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75 years after VE Day, veterans are enlisted to help Scotland remember

© Kenny SmithVeteran and former ‘button boy’ Myles Shandley, now 91, in Edinburgh last week
Veteran and former ‘button boy’ Myles Shandley, now 91, in Edinburgh last week

Ministers are ­appealing for Second World War veterans to help celebrate the 75th anniversary of Victory in Europe.

The Scottish Government’s Veterans’ Minister Graeme Dey has asked for surviving members of the armed forces, or anyone who played a part in the war effort, to be part of the commemorations.

While still a work in progress, the celebrations of the end of the Second World War in Europe on May 8, 1945, is likely to include a parade and a concert in Edinburgh.

Veterans and their families have also been offered free travel and accommodation in the capital for the events.

The Scottish Government, working with Legion Scotland, knows of 25 veterans but is appealing for more to come forward.

Mr Dey said: “That’s the key message. It’s not a military parade or a military event – it’s about the veterans.

“We’re hoping the launch event will spread the word. It’s open to everyone and I really want this to be an opportunity to commemorate the service of some amazing people.”

Mr Dey was joined at the launch by three veterans – Myles Shandley, Margaret Landels and Catherine Drummond.

Mr Shandley served as a ­button boy (climbing up to the button on top of the mast on a ship) in the Royal Navy during the war, taking part in both the Atlantic and Arctic convoys.

Mrs Landels was part of the Women’s Royal Naval Reserve, while Mrs Drummond served in the Women’s Auxiliary Air Force as a radio operator.

Dr Claire Armstrong, the chief executive of Legion Scotland, said the charity was looking to reach as many veterans as possible.

She said: “We wanted to identify as many people who were involved in the Second World War – in the effort at home and overseas.”

Dr Armstrong believes it is “vital” to ensure younger generations learn about the war effort and the sacrifices of those who served.

She said: “We’ve got first-hand testimony and stories and we get to meet these fantastic people who gave up so much. That’s something that’s really precious.”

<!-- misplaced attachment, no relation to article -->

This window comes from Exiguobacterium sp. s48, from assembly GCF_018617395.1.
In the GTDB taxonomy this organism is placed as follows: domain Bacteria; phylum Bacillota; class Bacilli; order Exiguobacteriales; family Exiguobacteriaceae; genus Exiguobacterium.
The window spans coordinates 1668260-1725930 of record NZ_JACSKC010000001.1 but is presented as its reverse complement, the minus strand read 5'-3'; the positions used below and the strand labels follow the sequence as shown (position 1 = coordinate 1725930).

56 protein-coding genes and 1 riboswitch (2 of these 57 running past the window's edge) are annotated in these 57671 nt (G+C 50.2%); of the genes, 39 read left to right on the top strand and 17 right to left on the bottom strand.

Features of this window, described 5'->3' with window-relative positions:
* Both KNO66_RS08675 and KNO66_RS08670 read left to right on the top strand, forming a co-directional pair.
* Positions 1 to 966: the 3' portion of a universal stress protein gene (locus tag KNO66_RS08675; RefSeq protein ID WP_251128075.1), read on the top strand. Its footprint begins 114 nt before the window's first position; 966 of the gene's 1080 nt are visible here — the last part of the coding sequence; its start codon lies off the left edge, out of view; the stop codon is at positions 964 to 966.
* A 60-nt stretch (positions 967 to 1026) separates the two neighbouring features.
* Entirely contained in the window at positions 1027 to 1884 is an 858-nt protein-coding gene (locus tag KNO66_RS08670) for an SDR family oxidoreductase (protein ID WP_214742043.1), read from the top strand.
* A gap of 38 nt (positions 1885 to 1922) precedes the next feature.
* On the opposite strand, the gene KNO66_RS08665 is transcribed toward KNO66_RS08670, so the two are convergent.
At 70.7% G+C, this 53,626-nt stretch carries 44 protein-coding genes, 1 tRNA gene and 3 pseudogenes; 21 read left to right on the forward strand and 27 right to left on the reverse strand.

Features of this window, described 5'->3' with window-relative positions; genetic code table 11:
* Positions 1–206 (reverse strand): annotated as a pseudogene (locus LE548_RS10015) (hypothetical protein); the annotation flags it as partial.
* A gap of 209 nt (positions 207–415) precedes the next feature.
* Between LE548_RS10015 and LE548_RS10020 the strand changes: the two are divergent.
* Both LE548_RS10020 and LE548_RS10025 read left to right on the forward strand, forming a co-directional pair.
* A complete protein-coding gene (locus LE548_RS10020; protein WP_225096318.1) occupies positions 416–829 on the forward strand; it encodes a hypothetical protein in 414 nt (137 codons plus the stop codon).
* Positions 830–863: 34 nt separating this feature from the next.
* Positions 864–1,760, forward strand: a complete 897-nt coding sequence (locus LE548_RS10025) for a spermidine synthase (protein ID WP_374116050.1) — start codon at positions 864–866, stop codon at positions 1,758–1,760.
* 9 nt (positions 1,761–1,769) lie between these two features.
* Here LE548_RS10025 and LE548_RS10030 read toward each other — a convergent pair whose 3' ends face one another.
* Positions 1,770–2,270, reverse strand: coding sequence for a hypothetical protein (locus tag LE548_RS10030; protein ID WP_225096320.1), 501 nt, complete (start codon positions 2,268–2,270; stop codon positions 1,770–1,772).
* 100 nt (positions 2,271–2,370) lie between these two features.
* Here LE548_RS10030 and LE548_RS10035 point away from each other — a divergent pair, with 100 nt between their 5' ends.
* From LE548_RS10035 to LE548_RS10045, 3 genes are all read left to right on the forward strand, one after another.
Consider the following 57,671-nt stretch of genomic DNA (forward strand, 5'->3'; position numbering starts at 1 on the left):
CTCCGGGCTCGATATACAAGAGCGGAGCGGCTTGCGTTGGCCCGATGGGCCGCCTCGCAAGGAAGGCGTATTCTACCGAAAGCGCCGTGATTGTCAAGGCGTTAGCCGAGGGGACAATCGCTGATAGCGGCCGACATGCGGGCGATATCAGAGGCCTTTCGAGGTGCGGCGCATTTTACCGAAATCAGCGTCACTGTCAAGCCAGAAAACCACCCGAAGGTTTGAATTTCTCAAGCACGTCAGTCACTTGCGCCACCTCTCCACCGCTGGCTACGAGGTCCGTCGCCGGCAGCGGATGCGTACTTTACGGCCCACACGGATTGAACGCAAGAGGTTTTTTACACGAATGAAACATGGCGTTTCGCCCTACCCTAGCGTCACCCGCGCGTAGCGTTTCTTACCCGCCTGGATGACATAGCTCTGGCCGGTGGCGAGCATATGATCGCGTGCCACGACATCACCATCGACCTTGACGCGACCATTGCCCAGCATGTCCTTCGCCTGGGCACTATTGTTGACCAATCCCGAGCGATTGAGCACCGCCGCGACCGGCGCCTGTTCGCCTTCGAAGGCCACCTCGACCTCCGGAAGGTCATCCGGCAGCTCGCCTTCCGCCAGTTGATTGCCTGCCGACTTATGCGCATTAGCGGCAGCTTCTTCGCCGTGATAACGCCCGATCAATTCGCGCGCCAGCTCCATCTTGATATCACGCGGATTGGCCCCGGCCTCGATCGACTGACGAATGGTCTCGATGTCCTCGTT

Educational ­materials will be sent to schools in an attempt to help children understand more about the conflict.

Icelanders attacked the Americans… we had to go ashore to quell the riot

© Kenny Smith
Myles Shandley

Myles Shandley was a button boy – a sailor who manned the button-shaped platforms at the top of the mast – and, just after VE Day, he and his crewmates were told by their captain to put on their dress uniforms, known as their “number ones”.

They were preparing to go ashore in Iceland to celebrate the end of the war in Europe, which had happened a few days earlier.

But instead of enjoying the festivities and their impending return home, Mr Shandley and his colleagues were called on to stand with local police to suppress a riot.

Mr Shandley, who spent three years at sea during the war, will be part of commemorations for the 75th anniversary of the surrender of Nazi Germany.

He said: “We got all dressed up, ready to go ashore but when we got to the gangplank, there was a riot going on ashore.

“The Americans had marched through with the stars and stripes and playing all their tunes and the Icelanders attacked them. We had to go and quell the riot.”

Upon his arrival home, the father-of-four said he could see “big crowds on the shore” as the ship sailed up the Clyde – which he expected to be well-wishers celebrating their return.

But the crowds turned out to be American servicemen returning home on the Queen Mary.

His time in the armed forces was extended when he made the jump to the British Army after the war, going on to serve for another eight years.

Speaking on his experience at sea, Mr Shandley said: “I hated every minute of it.”

He said seven of his fellow sailors had to be taken ashore after being overcome by paranoia that U-Boats were in the water, ready to strike.

US family to attend Skye tribute to crash pilot

Lieutenant Paul Overfield Jr

Relatives of an American military pilot killed on Skye’s Trotternish Ridge during the Second World War are to make an emotional journey to the island this week.

The family members will attend a commemoration of the tragedy when the B-17 Flying Fortress crashed during fog at Beinn Edra in Staffin on March 3, 1945.

The plane had been travelling from America to an RAF base in Wales when it crashed, killing all nine crew members – including 21-year-old pilot Lieutenant Paul Overfield Jr.

The Staffin community on Skye will mark the 75th anniversary of the fatal collision on Tuesday.

After the crash, local men attempted to rescue the stricken crew. And Lt Overfield’s family are travelling from Arizona to pay their respects and learn more about the disaster.

His sister Betty Foote, now in her late 80s and living in Florida, is not able to make the trip but is delighted her family will be represented.

The family was unaware the crew’s names were added to the Staffin War Memorial five years ago to mark the 70th anniversary.

Mrs Foote recalled the day she was told her brother had died. “I was 13 and in eighth grade. The minister came to the school and took us home. We received notice of the crash within days and his letter came after the telegram.”

Former Army chaplain, the Rev Rory MacLeod, will lead the commemoration at 11.15am on Tuesday at Staffin War Memorial. The US relatives will then visit the Skye and Lochalsh Archive Centre in Portree to discover more about the crash.

The commemoration has been organised by Staffin Community Trust, supported by Staffin Community Council.